Working Model 2D Version 4.0.1

DN Staff

May 5, 1997

4 Min Read
Working Model 2D Version 4.0.1

Working Model 2D Version 4.0.1 combines improved speed, new built-in features, Working Model Basic utilities, and user-interface enhancements to increase the overall productivity of this versatile simulation software.

Version 4, now a 32-bit application, is about twice as fast as Version 3 on the same platform. I compared the speed of Versions 3 and 4 for a variety of simulation models. For reference, I ran Version 3 on two platforms: a 486, 66 with Windows for Workgroups 3.11; and a Pentium 133 with Windows NT 3.51. Version 3 ran 3.5 to 5 times faster on the Pentium than on the slower 486, demonstrating the value of using the most powerful PC available. The new release, Version 4, solved the same models 1.6 to 2.5 times faster than Version 3 on the Pentium/NT platform, a speed improvement apparently due to the change to a 32-bit application. Knowledge Revolution reports speed improvements as great as 8 to 1 for some models.

Version 4 expands the set of body primitives to include NURBS-based curved bodies. Curved bodies are fully supported by collision detection, providing a basis for modeling the interactions of cams and followers as well as a wide variety of other curved machine elements and free bodies. This is an important addition, providing exceptionally flexible modeling of body interactions. Curved body solutions run rapidly. I found them practical for a variety of applications.

Curved body control coordinates can be imported and exported via the clipboard; however, output interpolation, which is offered for curved-slot output, isn't available for curved bodies. This would be a useful addition to increase the accuracy of geometry output to other applications.

Version 4.0.1 adds several WM Basic script files that provide useful functions and excellent examples of the capability of WM Basic as a construction tool. The first, pin friction, adds a motor at a previously defined pinned joint. The utility adds controls which vary effective pin radius and bearing coefficient of friction. The motor generates a torque which models bearing friction as a function of the pin joint constraint force. I've created similar joints myself, and welcome this automatic feature. It saves time and reduces the potential for error in entering the functional description of the friction torque.

The second script file creates a simple, finite-element model of a constant-section, flexible beam. Given a rectangle which defines the beam's height and length, the utility divides the rectangle into evenly spaced sub-rectangles which are joined by pin joints with rotational springs at the joints. Parameters include the number of beam elements and the beam's EI. Discretion is needed when modeling stiff components, since the meshed models can include multiple, high-frequency modes which are computationally intensive. Flexible elements should be used sparingly; but when appropriate, the script utility creates them easily. Adding a nice touch, another script file automatically returns these meshed models back to their original form.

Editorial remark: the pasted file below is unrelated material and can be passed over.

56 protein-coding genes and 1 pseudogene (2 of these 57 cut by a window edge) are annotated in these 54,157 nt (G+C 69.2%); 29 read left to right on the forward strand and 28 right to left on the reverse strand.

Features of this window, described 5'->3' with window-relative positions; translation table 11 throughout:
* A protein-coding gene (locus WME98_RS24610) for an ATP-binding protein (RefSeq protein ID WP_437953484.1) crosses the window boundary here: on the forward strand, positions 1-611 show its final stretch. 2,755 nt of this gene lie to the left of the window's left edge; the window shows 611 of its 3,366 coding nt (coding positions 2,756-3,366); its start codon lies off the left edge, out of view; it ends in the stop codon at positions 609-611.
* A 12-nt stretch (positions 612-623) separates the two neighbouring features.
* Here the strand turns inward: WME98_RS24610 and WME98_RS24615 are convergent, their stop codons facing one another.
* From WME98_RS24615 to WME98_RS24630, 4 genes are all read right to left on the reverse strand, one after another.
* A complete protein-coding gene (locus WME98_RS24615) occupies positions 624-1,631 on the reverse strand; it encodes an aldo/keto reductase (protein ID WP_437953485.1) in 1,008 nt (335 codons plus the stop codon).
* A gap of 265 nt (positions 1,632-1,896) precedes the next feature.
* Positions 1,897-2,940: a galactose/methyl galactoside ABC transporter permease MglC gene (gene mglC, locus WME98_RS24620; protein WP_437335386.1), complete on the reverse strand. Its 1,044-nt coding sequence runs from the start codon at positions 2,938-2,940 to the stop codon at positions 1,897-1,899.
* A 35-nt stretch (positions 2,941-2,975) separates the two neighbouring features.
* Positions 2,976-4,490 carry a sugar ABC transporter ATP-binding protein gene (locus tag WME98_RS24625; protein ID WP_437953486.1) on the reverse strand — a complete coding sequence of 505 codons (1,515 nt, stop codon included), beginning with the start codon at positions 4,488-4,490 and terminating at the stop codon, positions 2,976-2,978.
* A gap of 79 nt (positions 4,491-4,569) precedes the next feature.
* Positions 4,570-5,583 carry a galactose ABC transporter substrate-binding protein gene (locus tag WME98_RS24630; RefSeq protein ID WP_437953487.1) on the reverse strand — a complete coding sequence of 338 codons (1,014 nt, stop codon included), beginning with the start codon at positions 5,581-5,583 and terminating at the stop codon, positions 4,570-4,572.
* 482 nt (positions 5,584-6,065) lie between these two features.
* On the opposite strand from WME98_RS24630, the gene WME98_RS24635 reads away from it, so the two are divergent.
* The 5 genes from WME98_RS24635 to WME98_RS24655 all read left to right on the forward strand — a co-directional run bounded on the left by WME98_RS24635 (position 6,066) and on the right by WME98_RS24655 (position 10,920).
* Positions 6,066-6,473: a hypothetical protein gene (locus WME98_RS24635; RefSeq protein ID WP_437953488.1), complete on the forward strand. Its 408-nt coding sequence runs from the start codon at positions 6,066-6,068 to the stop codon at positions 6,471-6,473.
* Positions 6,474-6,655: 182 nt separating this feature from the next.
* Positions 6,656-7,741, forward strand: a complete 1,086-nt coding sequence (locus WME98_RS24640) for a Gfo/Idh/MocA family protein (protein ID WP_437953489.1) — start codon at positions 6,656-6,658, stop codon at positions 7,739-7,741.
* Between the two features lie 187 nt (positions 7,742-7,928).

In addition to the printed tutorial, Version 4 adds Workshop Projects to the Help database. These are step-by-step tutorials that can be viewed beside an active Working Model project. This approach offers the potential to include a very large database of example problems; however, screen limitations make it difficult to retain the needed illustrations with the associated text. Improvement in presentation is needed to make this training aid preferable to the printed lessons.

The user interface now includes dockable tool palettes, offering flexibility in workspace organization. This full complement of tools eliminates the need to use pop-up palettes, making it easier for beginners to find tools, and faster for experienced users.

Version 4 is a significant improvement. The speed increase and addition of curved bodies, alone, make the upgrade worthwhile.

Spec box: Working Model 2D Version 4.0.1

Working Model is a dynamics simulation tool with easy-to-use, pictorial input and powerful output-data presentation capabilities. It includes a powerful collision solver, making it easy to model complex machine element interactions. A Pentium with at least 16 MBytes of RAM is recommended. This is a 32-bit application and requires Windows NT 3.51 or higher, or Windows 95. Version 4 uses a Hardware Key for security.

List Price: $3,500

Knowledge Revolution, 66 Bovet Rd., Suite 200, San Mateo, CA 94402; ph: (415) 574-7777;

A similar product: Analytix -- Saltire Software, Box 1565, Beaverton, OR 97075.

Sign up for the Design News Daily newsletter.

You May Also Like